Single-phase Convective Heat Transfer

This section discusses single-phase convective heat transfer inside tubes and outside bare tube bundles.

Analysis of heat transfer in commercial heat exchangers can be extremely complex. For in-tube flow, local tube side heat transfer coefficients vary along the length of the tube as the flow structure develops, may include both natural and force convection components, and may involve significant fluid property variation in both radial and axial directions.

Shell side flow involves similar effects, but is much more complicated. The various flow paths that exist on the shell side of an exchanger are illustrated in Figure 200-3.

fig 1 1 - Single-phase Convective Heat Transfer

Each flow fraction has a different heat transfer effect and may vary along the length of the exchanger. “B-stream” flow dominates overall shell side heat transfer. It is most effective in the cross flow region between baffle tips and somewhat less effective in the window region around the end of the baffle. “A-stream” is effective, but applies only to the short section of tube in the baffle hole. “C,” “E,” and “F” streams are relatively ineffective and are usually minimized by the use of seal bars, dummy tubes, and small clearances. “C,” “E,” and “F” should each be less than 0.1.

Rigorous computer simulation is required to analyze all of the complexities that exist on shell and tube sides of a heat exchanger. Good designs, however, fall within narrow limits where design and evaluation procedures can be greatly simplified. For example, a typical shell and tube heat exchanger for pumped liquids is a TEMA “AEU” with 3/4-inch, 14 BWG (minimum wall) carbon steel tubes on 1-inch square pitch, 45 degree tube layout angle, 20% cut segmental baffles, TEMA standard clearances, and about 0.25 psi/ft tube side pressure gradient and 0.5 psi/ft (axial) shell side pressure gradient. This is near optimum for most pumped liquid cases as discussed in Section 220. Rigorous computer generated heat transfer coefficients for this case are shown in Figure 200-4. These curves may be used for initial estimates and scoping studies. Final designs should be checked using the HTRI ST computer program.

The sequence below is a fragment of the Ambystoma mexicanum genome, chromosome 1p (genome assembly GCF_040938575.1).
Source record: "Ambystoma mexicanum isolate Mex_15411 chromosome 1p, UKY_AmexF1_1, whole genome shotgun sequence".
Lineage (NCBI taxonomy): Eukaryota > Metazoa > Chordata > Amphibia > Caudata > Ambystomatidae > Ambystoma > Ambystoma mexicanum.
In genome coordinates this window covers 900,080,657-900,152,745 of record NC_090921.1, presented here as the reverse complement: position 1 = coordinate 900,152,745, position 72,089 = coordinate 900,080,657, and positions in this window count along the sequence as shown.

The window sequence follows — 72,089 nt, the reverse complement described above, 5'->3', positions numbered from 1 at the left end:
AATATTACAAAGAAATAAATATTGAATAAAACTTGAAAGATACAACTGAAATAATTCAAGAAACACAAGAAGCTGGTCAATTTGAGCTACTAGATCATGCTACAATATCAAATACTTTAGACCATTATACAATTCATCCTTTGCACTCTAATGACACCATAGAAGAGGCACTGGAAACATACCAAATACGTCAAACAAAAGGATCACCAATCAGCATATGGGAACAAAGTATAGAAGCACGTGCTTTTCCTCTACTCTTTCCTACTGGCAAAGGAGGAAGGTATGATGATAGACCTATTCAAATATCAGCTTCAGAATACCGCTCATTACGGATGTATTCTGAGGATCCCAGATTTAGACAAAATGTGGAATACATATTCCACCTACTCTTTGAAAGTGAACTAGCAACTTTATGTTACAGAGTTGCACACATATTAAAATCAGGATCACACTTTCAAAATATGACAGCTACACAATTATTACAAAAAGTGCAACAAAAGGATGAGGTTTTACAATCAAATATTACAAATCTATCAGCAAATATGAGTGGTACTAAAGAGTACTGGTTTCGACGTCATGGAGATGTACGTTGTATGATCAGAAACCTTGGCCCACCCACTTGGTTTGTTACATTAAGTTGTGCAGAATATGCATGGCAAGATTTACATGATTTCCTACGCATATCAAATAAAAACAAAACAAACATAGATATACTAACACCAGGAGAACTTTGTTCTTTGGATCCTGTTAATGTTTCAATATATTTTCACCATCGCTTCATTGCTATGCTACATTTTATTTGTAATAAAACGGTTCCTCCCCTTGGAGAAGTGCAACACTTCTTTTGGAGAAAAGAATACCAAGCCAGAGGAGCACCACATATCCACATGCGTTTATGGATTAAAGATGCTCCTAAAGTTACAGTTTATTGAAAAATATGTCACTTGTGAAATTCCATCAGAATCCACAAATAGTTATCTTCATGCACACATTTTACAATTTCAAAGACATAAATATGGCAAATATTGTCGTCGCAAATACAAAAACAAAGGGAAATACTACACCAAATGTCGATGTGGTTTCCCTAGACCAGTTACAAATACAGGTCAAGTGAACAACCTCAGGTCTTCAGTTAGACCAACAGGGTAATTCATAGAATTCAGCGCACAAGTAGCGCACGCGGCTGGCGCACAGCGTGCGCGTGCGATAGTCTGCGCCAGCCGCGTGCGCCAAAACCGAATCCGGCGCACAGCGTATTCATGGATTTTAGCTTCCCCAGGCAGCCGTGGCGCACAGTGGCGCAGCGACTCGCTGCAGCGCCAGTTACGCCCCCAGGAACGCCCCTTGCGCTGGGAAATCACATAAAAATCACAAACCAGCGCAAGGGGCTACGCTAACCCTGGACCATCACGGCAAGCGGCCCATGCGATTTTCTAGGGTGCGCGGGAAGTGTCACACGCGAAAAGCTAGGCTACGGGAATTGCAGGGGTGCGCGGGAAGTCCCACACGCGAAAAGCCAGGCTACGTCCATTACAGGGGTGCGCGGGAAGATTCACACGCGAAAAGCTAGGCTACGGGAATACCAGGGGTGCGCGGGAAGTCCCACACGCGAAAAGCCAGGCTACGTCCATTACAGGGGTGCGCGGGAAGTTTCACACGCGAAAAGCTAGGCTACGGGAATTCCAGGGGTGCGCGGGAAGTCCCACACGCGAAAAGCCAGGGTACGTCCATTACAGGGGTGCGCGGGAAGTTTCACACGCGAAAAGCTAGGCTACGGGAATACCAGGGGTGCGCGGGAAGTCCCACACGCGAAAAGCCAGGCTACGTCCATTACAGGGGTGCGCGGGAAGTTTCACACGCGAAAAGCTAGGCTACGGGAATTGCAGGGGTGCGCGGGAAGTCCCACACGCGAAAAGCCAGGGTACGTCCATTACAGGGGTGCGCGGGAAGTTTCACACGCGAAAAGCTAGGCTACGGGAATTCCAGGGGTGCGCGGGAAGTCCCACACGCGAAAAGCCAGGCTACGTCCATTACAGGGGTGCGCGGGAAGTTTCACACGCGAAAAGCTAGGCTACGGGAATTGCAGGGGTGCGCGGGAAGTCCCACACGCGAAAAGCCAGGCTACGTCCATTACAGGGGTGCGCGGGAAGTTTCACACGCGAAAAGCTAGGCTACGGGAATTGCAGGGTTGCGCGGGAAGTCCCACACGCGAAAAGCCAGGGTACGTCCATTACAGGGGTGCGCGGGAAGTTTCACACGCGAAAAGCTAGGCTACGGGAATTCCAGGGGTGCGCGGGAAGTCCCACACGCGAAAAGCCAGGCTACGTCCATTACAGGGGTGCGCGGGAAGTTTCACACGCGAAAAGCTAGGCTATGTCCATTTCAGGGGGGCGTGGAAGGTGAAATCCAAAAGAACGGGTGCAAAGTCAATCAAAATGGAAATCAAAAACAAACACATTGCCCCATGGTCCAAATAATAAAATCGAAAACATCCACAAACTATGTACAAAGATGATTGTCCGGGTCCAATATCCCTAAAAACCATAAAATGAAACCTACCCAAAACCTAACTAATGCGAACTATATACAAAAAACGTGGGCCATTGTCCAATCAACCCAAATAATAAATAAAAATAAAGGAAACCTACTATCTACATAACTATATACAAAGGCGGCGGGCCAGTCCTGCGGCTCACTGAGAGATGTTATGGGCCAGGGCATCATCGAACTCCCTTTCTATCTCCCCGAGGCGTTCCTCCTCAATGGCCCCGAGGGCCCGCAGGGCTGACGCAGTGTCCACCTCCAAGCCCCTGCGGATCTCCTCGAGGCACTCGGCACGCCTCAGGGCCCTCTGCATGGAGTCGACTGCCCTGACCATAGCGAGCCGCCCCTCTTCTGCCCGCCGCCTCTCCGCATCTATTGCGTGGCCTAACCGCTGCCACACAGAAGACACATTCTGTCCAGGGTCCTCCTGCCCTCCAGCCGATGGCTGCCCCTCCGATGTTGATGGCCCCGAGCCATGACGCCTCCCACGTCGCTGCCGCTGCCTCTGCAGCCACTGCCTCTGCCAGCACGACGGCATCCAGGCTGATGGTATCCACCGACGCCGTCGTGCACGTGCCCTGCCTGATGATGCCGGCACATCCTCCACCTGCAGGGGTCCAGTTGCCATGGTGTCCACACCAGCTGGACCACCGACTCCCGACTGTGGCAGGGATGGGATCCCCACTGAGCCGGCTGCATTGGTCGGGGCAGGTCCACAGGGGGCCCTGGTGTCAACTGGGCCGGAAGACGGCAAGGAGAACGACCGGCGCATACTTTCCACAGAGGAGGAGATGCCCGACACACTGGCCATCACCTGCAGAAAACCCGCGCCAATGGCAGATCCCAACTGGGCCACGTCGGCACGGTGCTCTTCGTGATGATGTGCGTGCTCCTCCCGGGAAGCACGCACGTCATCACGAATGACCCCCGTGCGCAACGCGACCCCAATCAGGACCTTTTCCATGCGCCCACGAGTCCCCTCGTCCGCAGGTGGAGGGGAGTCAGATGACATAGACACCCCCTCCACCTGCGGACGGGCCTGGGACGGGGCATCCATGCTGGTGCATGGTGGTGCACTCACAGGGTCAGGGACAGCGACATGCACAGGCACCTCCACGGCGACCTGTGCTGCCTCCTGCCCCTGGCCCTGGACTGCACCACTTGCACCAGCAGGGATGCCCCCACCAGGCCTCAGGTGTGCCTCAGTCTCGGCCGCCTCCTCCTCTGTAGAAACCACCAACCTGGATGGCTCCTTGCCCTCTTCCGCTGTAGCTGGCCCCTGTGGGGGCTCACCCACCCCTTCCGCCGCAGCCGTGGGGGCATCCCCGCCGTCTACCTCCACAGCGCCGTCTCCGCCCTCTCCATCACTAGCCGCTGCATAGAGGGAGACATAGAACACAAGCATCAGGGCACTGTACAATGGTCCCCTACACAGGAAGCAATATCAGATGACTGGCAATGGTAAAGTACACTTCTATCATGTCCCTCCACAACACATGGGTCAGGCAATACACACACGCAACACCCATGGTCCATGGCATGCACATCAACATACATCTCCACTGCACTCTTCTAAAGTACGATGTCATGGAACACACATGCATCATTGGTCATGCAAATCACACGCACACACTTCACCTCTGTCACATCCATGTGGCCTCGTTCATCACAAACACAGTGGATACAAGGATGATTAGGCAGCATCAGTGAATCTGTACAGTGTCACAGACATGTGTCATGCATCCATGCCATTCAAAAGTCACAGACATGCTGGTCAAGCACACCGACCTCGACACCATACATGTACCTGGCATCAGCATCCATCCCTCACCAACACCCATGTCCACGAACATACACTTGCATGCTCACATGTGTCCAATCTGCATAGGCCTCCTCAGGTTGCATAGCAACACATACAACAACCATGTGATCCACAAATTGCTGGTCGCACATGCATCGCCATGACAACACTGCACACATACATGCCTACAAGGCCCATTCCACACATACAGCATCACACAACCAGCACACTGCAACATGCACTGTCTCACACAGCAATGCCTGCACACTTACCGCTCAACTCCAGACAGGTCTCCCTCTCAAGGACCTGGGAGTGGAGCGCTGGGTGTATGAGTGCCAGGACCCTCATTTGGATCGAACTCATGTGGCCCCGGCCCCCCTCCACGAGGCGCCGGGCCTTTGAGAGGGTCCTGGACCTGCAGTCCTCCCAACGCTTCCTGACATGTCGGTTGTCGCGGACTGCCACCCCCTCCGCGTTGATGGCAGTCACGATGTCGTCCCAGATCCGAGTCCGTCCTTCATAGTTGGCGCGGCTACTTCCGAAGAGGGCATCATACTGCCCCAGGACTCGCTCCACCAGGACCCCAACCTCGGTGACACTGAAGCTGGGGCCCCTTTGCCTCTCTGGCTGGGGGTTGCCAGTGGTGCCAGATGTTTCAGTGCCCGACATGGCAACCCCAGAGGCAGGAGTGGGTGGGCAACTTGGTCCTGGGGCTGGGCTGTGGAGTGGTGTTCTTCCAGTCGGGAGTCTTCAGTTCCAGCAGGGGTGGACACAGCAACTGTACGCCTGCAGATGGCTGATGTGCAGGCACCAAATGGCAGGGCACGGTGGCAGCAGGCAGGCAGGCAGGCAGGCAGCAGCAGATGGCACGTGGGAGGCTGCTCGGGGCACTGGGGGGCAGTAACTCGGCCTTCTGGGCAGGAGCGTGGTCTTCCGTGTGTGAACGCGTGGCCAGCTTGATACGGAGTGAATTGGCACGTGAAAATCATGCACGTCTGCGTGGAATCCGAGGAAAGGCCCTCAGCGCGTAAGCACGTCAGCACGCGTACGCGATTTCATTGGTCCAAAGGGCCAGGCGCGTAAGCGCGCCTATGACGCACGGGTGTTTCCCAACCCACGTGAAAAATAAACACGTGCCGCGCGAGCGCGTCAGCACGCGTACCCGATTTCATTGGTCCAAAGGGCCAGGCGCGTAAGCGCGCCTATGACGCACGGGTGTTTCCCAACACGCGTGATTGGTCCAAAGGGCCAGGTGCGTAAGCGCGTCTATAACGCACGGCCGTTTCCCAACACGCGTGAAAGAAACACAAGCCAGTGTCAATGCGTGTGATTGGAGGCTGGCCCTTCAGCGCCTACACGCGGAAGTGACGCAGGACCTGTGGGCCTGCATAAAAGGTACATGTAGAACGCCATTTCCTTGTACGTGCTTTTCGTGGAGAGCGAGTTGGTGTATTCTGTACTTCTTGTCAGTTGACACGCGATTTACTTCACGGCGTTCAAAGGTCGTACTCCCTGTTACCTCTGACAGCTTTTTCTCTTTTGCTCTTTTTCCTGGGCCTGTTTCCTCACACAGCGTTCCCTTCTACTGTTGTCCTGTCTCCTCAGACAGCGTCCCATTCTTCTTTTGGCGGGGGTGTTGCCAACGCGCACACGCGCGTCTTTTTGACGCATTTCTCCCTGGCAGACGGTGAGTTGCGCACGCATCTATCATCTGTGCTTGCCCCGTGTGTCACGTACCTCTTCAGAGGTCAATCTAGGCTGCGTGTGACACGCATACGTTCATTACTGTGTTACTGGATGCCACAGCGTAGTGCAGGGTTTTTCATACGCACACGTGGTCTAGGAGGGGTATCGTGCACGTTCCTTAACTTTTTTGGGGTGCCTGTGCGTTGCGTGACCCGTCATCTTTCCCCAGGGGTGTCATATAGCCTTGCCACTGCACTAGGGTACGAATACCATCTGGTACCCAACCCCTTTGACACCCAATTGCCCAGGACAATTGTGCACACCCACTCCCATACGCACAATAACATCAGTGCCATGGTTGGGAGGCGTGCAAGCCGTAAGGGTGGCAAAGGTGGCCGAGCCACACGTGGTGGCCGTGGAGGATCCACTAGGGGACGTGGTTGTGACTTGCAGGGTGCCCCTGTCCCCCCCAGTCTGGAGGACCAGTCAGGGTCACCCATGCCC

Figure 200-4 applies to water and to hydrocarbons. The difference between the water and hydrocarbon curves reflects the difference in fluid properties. Hydrocarbon luid properties also vary widely; however, they vary with each other and with temperature in such a way that heat transfer can be correlated to viscosity and density. Figure 200-4 applies to hydrocarbons extending from naphtha to residuum and for temperatures from ambient to 650°F. Overall accuracy of the curves is about 15%.

fig 1 2 - Single-phase Convective Heat Transfer

Heat transfer film coefficients in Figure 200-4 are presented in the conventional way. Tube side coefficients, hi, are referred to the inside tube surface area. Shell side coefficients, ho, are referred to the outside tube surface area. The overall heat transfer coefficient, referred to the outside surface, is:

U = 1/[ 1/ho + Rw + (1/hi)/(Ai/Ao) ]

where the wall resistance, Rw, is 0.0003 hr × °F × ft2/Btu and the area ratio, Ai/Ao, is 3/4.

To compare shell and tube side film coefficients, both coefficients should be referred to the same surface area, usually the outside surface. That is, the shell side coefficient should be compared to 0.75 times the tube side coefficient in Figure 200-4.

From Figure 200-4, 75% of the tube side coefficient is approximately equal to the shell side coefficient for both water and hydrocarbon in the turbulent regime (viscosity < 2 centipoise). This is as it should be. Equal expenditure of pumping power per unit of heat transfer surface and equally efficient conversion of pressure drop to heat transfer result in equal heat transfer coefficients in the turbulent regime. In the laminar regime (viscosities > 10 centipoise), the shell side coefficient is about seven times the tube side coefficient when referred to the same surface area.

In-tube laminar flow heat exchange is never economical, sometimes leads to “viscosity plugging” (see Section 610), and should be avoided.

The pumping power expended per unit of heat transfer surface is the controlling factor influencing heat transfer in turbulent flow. Where expensive alloys are needed, it is usually economical to spend more on pumping power to save on
exchanger costs. Film coefficients vary at about the 0.4 power of the pressure gradient.

General heat transfer correlations for liquids and gases are given in Appendix B. Most of this information is taken from the HTRI Design Manual and is proprietary. Equation B-1 in Appendix B applies to turbulent flow of liquids or gases in tubes and is accurate within about 15%. This is a Dittus-Boelter type correlation and is similar to those found in general heat transfer text books. Corresponding text book correlations are based on open literature data with accuracy in the 20% to 30% range.

Appendix B also gives approximate methods to estimate laminar and transition flow heat transfer in tubes. This information may be off by a factor of two. When accurate laminar flow heat transfer information is needed, the HTRI ST simulation programs should be used. Simple shell side heat transfer correlations for liquids and gases are included in Appendix B. They apply to well proportioned shell and tube exchangers with turbulent flow only. Extreme geometries or low shell side velocities require computer analysis.

The best conversion of pressure drop to heat transfer occurs with rotated square tube layout (45 degrees) in liquid service. Inline square tube layout (90 degrees) is slightly better in gas service where Reynolds numbers are typically very high.